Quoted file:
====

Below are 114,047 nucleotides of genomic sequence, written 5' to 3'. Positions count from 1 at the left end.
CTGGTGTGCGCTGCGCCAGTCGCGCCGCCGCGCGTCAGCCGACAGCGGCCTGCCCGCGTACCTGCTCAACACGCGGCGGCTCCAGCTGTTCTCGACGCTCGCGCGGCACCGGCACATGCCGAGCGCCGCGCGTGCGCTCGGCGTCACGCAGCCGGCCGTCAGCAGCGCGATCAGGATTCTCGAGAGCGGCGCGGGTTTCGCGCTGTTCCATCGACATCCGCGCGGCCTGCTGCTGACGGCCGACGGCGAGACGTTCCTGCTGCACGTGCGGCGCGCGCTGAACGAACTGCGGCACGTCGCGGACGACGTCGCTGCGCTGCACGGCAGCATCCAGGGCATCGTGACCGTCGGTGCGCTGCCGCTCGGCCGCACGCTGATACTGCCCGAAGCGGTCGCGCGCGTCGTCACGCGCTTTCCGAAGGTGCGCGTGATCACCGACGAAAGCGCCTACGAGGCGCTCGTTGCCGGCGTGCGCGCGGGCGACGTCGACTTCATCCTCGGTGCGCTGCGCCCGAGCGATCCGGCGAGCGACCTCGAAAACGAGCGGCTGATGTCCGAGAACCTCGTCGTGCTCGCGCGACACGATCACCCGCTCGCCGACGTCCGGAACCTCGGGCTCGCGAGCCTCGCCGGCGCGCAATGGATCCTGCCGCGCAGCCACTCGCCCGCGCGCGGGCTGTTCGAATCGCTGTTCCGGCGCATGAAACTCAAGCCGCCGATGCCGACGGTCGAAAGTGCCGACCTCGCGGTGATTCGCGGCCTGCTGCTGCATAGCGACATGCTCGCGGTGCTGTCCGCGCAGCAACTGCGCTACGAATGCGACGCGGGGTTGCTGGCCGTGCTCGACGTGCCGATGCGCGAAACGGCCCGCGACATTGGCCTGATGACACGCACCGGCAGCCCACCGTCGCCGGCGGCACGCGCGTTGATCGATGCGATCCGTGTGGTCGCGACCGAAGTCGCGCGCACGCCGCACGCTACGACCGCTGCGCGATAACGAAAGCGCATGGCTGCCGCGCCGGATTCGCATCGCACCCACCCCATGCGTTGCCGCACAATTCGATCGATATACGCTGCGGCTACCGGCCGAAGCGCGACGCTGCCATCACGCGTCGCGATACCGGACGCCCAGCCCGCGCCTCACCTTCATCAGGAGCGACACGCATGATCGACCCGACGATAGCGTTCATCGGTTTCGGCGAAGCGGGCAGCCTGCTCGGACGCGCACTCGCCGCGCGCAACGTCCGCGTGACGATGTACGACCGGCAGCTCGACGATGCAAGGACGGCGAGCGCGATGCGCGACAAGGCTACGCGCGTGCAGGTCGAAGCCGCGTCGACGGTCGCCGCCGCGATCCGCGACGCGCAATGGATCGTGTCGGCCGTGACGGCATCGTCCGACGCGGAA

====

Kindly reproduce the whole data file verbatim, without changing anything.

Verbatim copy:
Below are 114,047 nucleotides of genomic sequence, written 5' to 3'. Positions count from 1 at the left end.
CTGGTGTGCGCTGCGCCAGTCGCGCCGCCGCGCGTCAGCCGACAGCGGCCTGCCCGCGTACCTGCTCAACACGCGGCGGCTCCAGCTGTTCTCGACGCTCGCGCGGCACCGGCACATGCCGAGCGCCGCGCGTGCGCTCGGCGTCACGCAGCCGGCCGTCAGCAGCGCGATCAGGATTCTCGAGAGCGGCGCGGGTTTCGCGCTGTTCCATCGACATCCGCGCGGCCTGCTGCTGACGGCCGACGGCGAGACGTTCCTGCTGCACGTGCGGCGCGCGCTGAACGAACTGCGGCACGTCGCGGACGACGTCGCTGCGCTGCACGGCAGCATCCAGGGCATCGTGACCGTCGGTGCGCTGCCGCTCGGCCGCACGCTGATACTGCCCGAAGCGGTCGCGCGCGTCGTCACGCGCTTTCCGAAGGTGCGCGTGATCACCGACGAAAGCGCCTACGAGGCGCTCGTTGCCGGCGTGCGCGCGGGCGACGTCGACTTCATCCTCGGTGCGCTGCGCCCGAGCGATCCGGCGAGCGACCTCGAAAACGAGCGGCTGATGTCCGAGAACCTCGTCGTGCTCGCGCGACACGATCACCCGCTCGCCGACGTCCGGAACCTCGGGCTCGCGAGCCTCGCCGGCGCGCAATGGATCCTGCCGCGCAGCCACTCGCCCGCGCGCGGGCTGTTCGAATCGCTGTTCCGGCGCATGAAACTCAAGCCGCCGATGCCGACGGTCGAAAGTGCCGACCTCGCGGTGATTCGCGGCCTGCTGCTGCATAGCGACATGCTCGCGGTGCTGTCCGCGCAGCAACTGCGCTACGAATGCGACGCGGGGTTGCTGGCCGTGCTCGACGTGCCGATGCGCGAAACGGCCCGCGACATTGGCCTGATGACACGCACCGGCAGCCCACCGTCGCCGGCGGCACGCGCGTTGATCGATGCGATCCGTGTGGTCGCGACCGAAGTCGCGCGCACGCCGCACGCTACGACCGCTGCGCGATAACGAAAGCGCATGGCTGCCGCGCCGGATTCGCATCGCACCCACCCCATGCGTTGCCGCACAATTCGATCGATATACGCTGCGGCTACCGGCCGAAGCGCGACGCTGCCATCACGCGTCGCGATACCGGACGCCCAGCCCGCGCCTCACCTTCATCAGGAGCGACACGCATGATCGACCCGACGATAGCGTTCATCGGTTTCGGCGAAGCGGGCAGCCTGCTCGGACGCGCACTCGCCGCGCGCAACGTCCGCGTGACGATGTACGACCGGCAGCTCGACGATGCAAGGACGGCGAGCGCGATGCGCGACAAGGCTACGCGCGTGCAGGTCGAAGCCGCGTCGACGGTCGCCGCCGCGATCCGCGACGCGCAATGGATCGTGTCGGCCGTGACGGCATCGTCCGACGCGGAA